Tag Archives: goals

Return to Fitness 2

It’s been a week since I made the commitment to lose 16lbs by the end of 2017, and I’m happy to report: I’m on target. In fact, I’m slightly ahead. I didn’t starve myself, and I didn’t cheat. I ate a low carb diet, watched the calories and exercised for at least 30 minutes five out of seven days. When I see that I’ ve made measurable progress I am motivated to push harder and go further. So, I’m going to press on beyond the 16lbs after the 1st of January.

My ultimate goal is to get back down to the 7% body fat range with a size 29 waist, which is where I was in 2012 and 2013. Whatever I weigh at that point will be fine. Intitially without much muscle mass increase that will be around 150lbs, which is a good fighting weight for me.

Additionally, I will not drink alcohol more than once per week, and even then it’ll be one craft beer (or similar). I also want to detox on caffeine. The latter is a more daunting challenge. It usually takes around two weeks, during which time I fight headaches. However, I’m convinced that addiction is a bad thing, even if it is to something as harmless as coffee.

“All things are lawful for me, but not all things are profitable. All things are lawful for me, but I will not be mastered by anything” (1 Corinthians 6:12).

“No one can serve two masters, for either he will hate one and love the other, or he will be devoted to one and despise the other” (Matthew 6:24).

The first quote is by the Apostle Paul and is in context with sexual matters. The second is from Jesus and references money as it’s primary application: “You cannot serve both God and money.” However, the principle behind both is found in the first commandment, and the Greatest Commandment. The first commandment of the Ten Commandments is: “Do not have other gods besides me.” The second commandment in the Ten is applicable here as well: “Do not make any idols.” Addiciton is an idol. It is a habit or a thing that has taken hold of my will to which I am primarily loyal. When there is a challenge between my addiciton and any other person or thing, even God, I choose the addiction. I love it. The Great Commandment is: “Love the LORD your God with all of your heart, soul, and mind” (Matthew 22:37, where Jesus affirmed the Jewish Shema in Deuteronomy 6:5), and in Luke Jesus adds, “with all of your strength” (10:27). I cannot love God above all when I am loyal to my addiction, even if that’s just coffee.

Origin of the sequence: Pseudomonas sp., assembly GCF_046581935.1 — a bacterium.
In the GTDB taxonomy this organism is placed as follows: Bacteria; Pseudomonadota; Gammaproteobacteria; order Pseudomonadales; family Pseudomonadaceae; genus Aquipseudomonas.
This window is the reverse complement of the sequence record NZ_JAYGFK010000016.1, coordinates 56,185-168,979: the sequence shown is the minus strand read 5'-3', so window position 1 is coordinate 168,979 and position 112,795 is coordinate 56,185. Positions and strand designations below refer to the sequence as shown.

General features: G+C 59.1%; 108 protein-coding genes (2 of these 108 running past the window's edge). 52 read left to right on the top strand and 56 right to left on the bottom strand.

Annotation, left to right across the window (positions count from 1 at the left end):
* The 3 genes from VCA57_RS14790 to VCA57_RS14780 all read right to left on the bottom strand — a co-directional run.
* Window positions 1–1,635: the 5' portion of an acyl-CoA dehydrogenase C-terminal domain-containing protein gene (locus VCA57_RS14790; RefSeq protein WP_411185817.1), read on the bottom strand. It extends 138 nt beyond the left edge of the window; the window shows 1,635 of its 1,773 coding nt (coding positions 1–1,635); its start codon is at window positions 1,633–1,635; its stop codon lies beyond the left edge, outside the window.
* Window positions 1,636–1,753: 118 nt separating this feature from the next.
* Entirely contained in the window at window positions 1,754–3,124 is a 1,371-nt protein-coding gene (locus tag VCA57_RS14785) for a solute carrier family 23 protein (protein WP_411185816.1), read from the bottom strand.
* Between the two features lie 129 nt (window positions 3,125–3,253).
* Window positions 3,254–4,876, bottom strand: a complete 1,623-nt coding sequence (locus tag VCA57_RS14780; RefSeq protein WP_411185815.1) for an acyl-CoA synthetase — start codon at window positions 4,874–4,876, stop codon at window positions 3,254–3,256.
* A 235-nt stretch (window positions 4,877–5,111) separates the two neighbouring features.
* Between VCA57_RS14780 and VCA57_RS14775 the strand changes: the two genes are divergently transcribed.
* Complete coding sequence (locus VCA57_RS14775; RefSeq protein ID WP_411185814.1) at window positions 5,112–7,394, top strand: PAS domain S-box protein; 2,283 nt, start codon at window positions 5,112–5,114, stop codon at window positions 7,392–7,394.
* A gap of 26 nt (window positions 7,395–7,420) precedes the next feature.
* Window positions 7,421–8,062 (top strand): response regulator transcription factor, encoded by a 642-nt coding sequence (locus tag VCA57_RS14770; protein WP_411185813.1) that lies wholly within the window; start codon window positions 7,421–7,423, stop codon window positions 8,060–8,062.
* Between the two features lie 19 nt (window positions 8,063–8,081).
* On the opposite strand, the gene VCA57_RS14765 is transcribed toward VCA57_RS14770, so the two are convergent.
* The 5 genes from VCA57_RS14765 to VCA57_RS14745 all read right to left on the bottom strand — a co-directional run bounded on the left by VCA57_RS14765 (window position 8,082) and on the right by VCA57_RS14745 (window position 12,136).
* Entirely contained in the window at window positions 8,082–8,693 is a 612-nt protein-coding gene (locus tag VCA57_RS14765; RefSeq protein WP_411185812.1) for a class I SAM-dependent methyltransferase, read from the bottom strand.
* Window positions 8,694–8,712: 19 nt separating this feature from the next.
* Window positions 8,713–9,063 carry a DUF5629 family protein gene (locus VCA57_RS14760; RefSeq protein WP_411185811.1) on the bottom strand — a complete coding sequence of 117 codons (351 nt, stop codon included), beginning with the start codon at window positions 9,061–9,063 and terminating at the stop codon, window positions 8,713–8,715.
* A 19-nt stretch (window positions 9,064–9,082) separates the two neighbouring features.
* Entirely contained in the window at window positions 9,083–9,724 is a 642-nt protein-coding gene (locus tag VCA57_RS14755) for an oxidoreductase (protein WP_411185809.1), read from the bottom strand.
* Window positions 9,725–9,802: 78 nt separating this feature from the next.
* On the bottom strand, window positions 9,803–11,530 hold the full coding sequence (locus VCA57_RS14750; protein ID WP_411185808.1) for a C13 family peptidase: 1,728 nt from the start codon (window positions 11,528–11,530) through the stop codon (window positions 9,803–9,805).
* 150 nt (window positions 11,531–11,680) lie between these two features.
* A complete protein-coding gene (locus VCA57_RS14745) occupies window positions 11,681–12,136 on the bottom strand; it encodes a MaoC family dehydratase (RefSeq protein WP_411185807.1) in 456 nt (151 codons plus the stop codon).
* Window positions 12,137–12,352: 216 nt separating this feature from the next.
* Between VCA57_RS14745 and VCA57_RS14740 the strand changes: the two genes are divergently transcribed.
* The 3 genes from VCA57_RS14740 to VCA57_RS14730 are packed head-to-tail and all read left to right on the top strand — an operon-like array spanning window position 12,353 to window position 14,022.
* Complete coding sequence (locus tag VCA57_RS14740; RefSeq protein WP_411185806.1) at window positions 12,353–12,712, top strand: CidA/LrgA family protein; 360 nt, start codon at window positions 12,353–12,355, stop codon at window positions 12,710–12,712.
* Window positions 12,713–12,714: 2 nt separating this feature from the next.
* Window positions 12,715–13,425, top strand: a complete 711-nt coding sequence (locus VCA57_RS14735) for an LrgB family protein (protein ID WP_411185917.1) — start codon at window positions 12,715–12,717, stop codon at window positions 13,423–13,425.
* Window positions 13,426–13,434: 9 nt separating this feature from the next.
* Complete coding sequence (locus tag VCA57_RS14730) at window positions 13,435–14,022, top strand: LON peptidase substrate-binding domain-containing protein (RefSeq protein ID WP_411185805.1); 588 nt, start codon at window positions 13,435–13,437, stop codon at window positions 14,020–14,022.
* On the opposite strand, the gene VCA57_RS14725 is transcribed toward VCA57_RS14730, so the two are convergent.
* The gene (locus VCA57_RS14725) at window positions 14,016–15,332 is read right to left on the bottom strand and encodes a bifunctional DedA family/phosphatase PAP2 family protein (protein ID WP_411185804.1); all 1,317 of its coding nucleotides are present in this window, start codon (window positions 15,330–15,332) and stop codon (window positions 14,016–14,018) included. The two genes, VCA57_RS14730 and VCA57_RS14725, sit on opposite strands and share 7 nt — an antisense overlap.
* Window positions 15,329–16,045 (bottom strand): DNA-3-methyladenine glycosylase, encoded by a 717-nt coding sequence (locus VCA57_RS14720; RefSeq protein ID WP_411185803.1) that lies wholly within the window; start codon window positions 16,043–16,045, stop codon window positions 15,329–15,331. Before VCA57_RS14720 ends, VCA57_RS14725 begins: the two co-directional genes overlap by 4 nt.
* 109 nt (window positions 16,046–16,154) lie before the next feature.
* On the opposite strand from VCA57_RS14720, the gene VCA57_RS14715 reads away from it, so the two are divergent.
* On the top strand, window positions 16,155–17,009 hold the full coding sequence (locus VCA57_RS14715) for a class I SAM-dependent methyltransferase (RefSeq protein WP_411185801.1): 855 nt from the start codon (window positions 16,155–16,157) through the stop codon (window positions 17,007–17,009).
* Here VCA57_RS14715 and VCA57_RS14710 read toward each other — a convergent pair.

In the end, I want my heart to be pure and my mind single in love and devotion to Jesus. That’s the goal above all the rest. I hope I can inspire some of the people in my community to pursue the same thing. “I press on toward the goal for the prize of the upward call of God in Christ Jesus” (Philippians 3:14).

New Year New Will

The new year is upon us. What are your plans? Do you plan on making a resolution, or several? Trouble with New Year’s resolutions is, they’re entirely dependent upon you to keep. A resolution is essentially a promise you make to yourself.
I will quit smoking.
I will lose 25 pounds.
I will read my Bible every day.
How much willpower do you have, honestly? How likely are you to keep a promise to yourself?

Beyond the potential weakness of your own will, what of God? Do your resolutions take God and His will into consideration? If so, how are you discovering what God wants? Will you attempt to do what you think the Almighty wants on your own? Seems rather foolish to me. That’s why I decided some time ago to dispense with making religious resolutions. You know the type: I’ll read my Bible more, pray more, witness more, and so forth. If I make a promise to God, I’m the one responsible for keeping it.

Making promises to God is not what God wants from us. He has made the promises and he will reward you and I for trusting him and believing that He will do what He said.
“And Abraham trusted God and it was accounted to him as righteousness. (Genesis 15:6)